As the tiny balloon-like flowers mature into pocketbook-like flowers, the color of the flower will also intensify. The colors will range from bright yellow to orange and red.
To complement the flower colors, tiny red or brown spots will decorate them like freckles on a child's face. The flower looks almost like a half-filled balloon and matures to 1-1.5 inches wide.
The plants will do best in bright light--but not direct sunshine. The heat of the sun will make them look wilted. Keep them in a cool room and they will flower for you longer--50-60 degrees is best.
Keep them away from drafts or your foliage will get spotty. When watering the plant, use warm water and keep it off the foliage. Cold water will spot the foliage, just as it spots African violets.
When you pick out this plant, select one with many small flower buds and the blooming time will last longer.
If the weather is cold outside, be sure the sales person wraps the plant well before you take it from a warm greenhouse to a cold car.
No fertilizer is needed as it is a gift-type plant and will not bloom a second time. This colorful plant is telling you that spring is just around the corner. Enjoy!
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Tour includes the Wisley Gardens, the Chelsea Flower Show, Tower of London, Roman Baths & Pump Room, Riverford Organic Farm, Garden House, Rosemoor Gardens, Lost Garden of Heligan, Village of Megavissey, Stonehenge, the Wilton House Garden Centre and more.
Click here for details.
Are you looking for a great gift for a gardener (or yourself)? This garden
journal helps make planning and organizing easy. This journal, autographed
personally by Paul,
makes a perfect gift for gardeners. The cover holds a 5x7 or 4x6 photo and a
heavy-duty D-ring binder.
- 8 tabbed sections
- 5 garden details sections with pockets for seeds, tags...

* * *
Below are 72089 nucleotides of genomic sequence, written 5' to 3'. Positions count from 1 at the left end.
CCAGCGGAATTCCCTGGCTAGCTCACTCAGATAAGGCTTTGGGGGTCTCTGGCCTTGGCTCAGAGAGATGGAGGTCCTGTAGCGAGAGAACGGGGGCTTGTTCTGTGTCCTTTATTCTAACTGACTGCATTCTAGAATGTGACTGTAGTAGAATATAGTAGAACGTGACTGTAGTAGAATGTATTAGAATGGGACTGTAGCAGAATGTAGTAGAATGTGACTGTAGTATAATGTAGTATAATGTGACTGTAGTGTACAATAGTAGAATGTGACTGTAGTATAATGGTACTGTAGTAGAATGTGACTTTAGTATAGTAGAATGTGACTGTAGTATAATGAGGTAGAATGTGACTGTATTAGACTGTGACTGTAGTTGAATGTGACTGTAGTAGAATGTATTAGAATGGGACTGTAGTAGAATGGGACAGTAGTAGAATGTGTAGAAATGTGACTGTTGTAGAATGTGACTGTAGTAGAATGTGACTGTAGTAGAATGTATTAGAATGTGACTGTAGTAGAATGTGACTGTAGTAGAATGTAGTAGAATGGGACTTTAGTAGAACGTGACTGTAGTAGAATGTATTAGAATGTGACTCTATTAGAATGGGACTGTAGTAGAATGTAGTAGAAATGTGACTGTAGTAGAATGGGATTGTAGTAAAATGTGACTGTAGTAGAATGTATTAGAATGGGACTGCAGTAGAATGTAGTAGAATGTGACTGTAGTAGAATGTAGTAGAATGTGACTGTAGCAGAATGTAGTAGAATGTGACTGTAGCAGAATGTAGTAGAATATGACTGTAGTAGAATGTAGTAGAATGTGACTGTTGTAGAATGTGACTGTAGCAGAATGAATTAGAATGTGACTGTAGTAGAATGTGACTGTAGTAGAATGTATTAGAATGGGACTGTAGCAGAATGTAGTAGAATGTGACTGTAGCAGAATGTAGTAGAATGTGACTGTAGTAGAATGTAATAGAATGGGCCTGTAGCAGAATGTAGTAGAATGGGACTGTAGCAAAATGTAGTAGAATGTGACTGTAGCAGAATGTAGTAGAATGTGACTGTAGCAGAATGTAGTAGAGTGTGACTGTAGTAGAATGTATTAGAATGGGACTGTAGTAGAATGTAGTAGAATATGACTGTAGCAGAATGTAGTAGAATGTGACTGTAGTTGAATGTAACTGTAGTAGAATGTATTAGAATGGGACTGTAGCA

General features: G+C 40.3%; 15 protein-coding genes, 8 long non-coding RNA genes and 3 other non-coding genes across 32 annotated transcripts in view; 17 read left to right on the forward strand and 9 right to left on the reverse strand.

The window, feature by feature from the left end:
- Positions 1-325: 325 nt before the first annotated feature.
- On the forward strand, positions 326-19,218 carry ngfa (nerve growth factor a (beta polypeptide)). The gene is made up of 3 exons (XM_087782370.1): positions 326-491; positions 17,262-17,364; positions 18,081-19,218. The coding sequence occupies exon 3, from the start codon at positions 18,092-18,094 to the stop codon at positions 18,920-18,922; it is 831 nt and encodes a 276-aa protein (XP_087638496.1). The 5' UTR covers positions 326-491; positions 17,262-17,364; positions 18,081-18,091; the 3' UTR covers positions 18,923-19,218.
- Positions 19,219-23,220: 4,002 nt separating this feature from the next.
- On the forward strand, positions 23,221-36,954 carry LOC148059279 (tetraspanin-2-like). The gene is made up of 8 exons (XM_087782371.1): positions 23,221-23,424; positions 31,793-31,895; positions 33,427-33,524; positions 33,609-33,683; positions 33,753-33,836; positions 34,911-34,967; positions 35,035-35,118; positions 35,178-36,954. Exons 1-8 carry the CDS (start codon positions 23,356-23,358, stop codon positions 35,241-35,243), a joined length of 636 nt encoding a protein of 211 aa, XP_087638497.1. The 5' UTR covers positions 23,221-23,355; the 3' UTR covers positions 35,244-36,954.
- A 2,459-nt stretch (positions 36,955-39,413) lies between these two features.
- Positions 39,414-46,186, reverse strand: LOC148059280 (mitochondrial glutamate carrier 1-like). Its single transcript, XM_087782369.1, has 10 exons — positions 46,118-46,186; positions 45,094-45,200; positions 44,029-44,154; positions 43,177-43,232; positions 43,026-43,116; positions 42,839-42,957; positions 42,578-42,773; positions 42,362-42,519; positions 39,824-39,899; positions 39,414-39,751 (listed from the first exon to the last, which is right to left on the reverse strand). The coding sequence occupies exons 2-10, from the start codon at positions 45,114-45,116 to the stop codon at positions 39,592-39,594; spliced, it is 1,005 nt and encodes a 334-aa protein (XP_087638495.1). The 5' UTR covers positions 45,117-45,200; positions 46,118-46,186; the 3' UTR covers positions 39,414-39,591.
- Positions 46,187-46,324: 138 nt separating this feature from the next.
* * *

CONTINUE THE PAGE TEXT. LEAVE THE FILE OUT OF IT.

- Weather records page
- 6 three year journal pages
- Insect & diseases page - 3 project pages
- 3 annual checklist pages
- Plant wish list page
- 2 large pocket pages
- Sheet of garden labels
- 5 garden detail sheets
- 5 graph paper pages for layouts
- 5 photo pages, each holding four 4x6 photos in landscape or portrait format
Click here to order online.
This Week's Question
The Euphorbia family has almost as many succulents as the Cactus family, but also has some non-succulent plants. What popular non-succulent Christmas plant is a Euphorbia?
This Week's Prize:
Wilt-Pruf®...The Safe Way To Reduce Moisture Loss When Plants Are Under Water Stress due to:
- winter kill
- transplant shock
Click here for more information about Wilt-Pruf.
Last Week's Question
If you pop a fruit cultivar called 'Muller Thurgau' in your mouth, what did you just eat?
Last Week's Winner:
Last Week's Answer:
A white grape. (Used for making white wine, but quite edible.)
Last Week's Prize:
One winner per question - we choose winners from the list of those who answer correctly. Winners must be newsletter subscribers. We'll ship you your prize, so be sure to put your address in the form in case you win!
- 6 Roma (plum) tomatoes, chopped
- 1/2 cup sun-dried tomatoes, packed in oil
- 3 cloves minced garlic
- 1/4 cup olive oil
- 2 tablespoons balsamic vinegar
- 1/4 cup fresh basil, stems removed
- 1/4 teaspoon salt
- 1/4 teaspoon ground black pepper
- 1 French baguette
- 2 cups shredded mozzarella cheese
Step by Step:
- Preheat the oven on broiler setting.
- In a large bowl, combine the Roma tomatoes, sun-dried tomatoes, garlic, olive oil, vinegar, basil, salt, and pepper. Allow the mixture to sit for 10 minutes.
- Cut the baguette into 3/4-inch slices. On a baking sheet, arrange the baguette slices in a single layer. Broil for 1 to 2 minutes, until slightly brown.
- Divide the tomato mixture evenly over the baguette slices. Top the slices with mozzarella cheese.
- Broil for 5 minutes, or until the cheese is melted.